• harm must have been caused by the breach.

Types of consent and validity

Consent can be verbal, written, and implied. Implied consent is compliance by patient with a particular treatment or examination in a non-verbal way. An example of implied consent would be a patient lifting up his shirt if a clinician asks to examine his chest. However, the patient must understand what examination is intended and why, otherwise such consent is not valid. According to General Medical Council (GMC) guidance on consent,14 it is sufficient to have verbal or implied consent in cases of minor or routine investigations or treatments. Written consent is required by law for fertility treatment and organ donation.

General Medical Council guidance advises that written consent should also be obtained if:14

  • the investigation or treatment is complex or involves significant risks
  • there may be significant consequences for the patient’s employment, or social or personal life
  • providing clinical care is not the primary purpose of the investigation or treatment
  • the treatment is part of a research programme or is an innovative treatment designed specifically for their benefit.

For consent to be valid, the patient must have the capacity to consent, the consent should be voluntary, and the patient must understand the nature of the proposed treatment.15 Permission given by the patient under unfair pressure or duress is not consent. Such pressure, for instance, could come from the patient’s partner, family, clinician, or employer

Responsibility for seeking consent

According to GMC guidance on consent, it is advisable that consent for any investigation or treatment should be obtained by the clinician providing the treatment. In cases where this is not practical, obtaining consent can be delegated to a person who:16

  • is suitably trained and qualified
  • has sufficient knowledge of the proposed investigation or treatment, and understands the risks involved
  • understands, and agrees to act in accordance with, the guidance in [the guidance booklet].

The consent to treatment once obtained can be valid indefinitely. However, if significant time has passed since the consent has been obtained, the patient’s condition has changed, or if there have been new relevant medical developments since consent was given, then new consent should be sought.17

A mentally competent patient has the right to withdraw their consent at any time, even during the procedure. In the case of the latter, the clinician has to distinguish between genuine withdrawal of consent and anxiety or pain during the procedure. The clinician should then address the patient’s concerns and explain the consequences of not completing the procedure. In cases when stopping the procedure would put the patient’s life at risk, the procedure should be continued until the risk no longer applies.18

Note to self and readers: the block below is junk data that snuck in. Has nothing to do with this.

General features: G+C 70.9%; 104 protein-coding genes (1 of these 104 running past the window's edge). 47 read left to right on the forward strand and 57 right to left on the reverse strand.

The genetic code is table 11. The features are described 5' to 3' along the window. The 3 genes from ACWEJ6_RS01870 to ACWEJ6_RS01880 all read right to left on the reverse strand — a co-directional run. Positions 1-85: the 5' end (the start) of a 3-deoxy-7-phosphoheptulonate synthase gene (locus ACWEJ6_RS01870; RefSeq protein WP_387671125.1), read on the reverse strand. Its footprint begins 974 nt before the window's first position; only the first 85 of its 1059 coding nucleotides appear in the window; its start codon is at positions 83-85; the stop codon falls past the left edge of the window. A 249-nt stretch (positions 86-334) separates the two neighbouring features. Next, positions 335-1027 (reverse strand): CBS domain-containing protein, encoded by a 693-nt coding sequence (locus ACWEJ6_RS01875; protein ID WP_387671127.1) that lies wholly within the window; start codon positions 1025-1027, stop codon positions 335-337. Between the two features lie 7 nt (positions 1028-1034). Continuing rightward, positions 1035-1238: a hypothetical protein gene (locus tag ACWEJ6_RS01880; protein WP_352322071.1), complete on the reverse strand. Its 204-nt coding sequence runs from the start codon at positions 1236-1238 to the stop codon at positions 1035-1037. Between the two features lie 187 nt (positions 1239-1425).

What information should be given?

In its guidance on consent, the GMC states what information must be given to patients regarding proposed investigations or treatment. It includes diagnosis, prognosis, uncertainties, treatment options, purpose of treatment with potential benefits, risks, and likelihood of success.19 The list is not exhaustive and it is important that you familiarise yourself with this guidance.

For consent to be informed, there must be sufficient information given to the patient regarding benefits, risks, and alternative procedures. The patient must know to what exactly they are consenting.

How much information should be given?

The standard is the prudent or reasonable patient test. The doctor must give as much information to a patient as a reasonable patient would want to know. However, patients can attach different weight to harm and benefits, depending on their current circumstances, beliefs, and previous experience.

Lord Woolf MR stated in Pearce v United Bristol Healthcare NHS Trust:20

‘In determining what information to provide a patient, a doctor must have regard to all relevant circumstances, including the patient’s ability to comprehend the information and the physical and emotional state of the patient. Normally, it is a doctor’s legal duty to advise a patient of any significant risks which may affect the judgment of a reasonable patient in making a treatment decision.’

In Chester v Afshar,21 a surgeon failed to disclose a 1%–2% risk of paralysis following properly performed spinal surgery. The House of Lords judgment held that a failure to warn a patient about a risk, however small the probability is, denies the patient the chance to make an informed decision about their treatment. It is therefore advisable that clinicians provide information about all significant possible risks and make a record of the information given. Most patients would like to know the most common risks and the most severe or significant risks of proposed treatment. What defines a significant risk?

‘When one refers to a "significant risk”, it is not possible to talk in percentages, but I note, and it may be purely coincidental … that one of the expert doctors … gave the following answer … if the risk, however, was of the order of 10 per cent, for instance, then of course it would be my duty to warn against such a level of risk.’20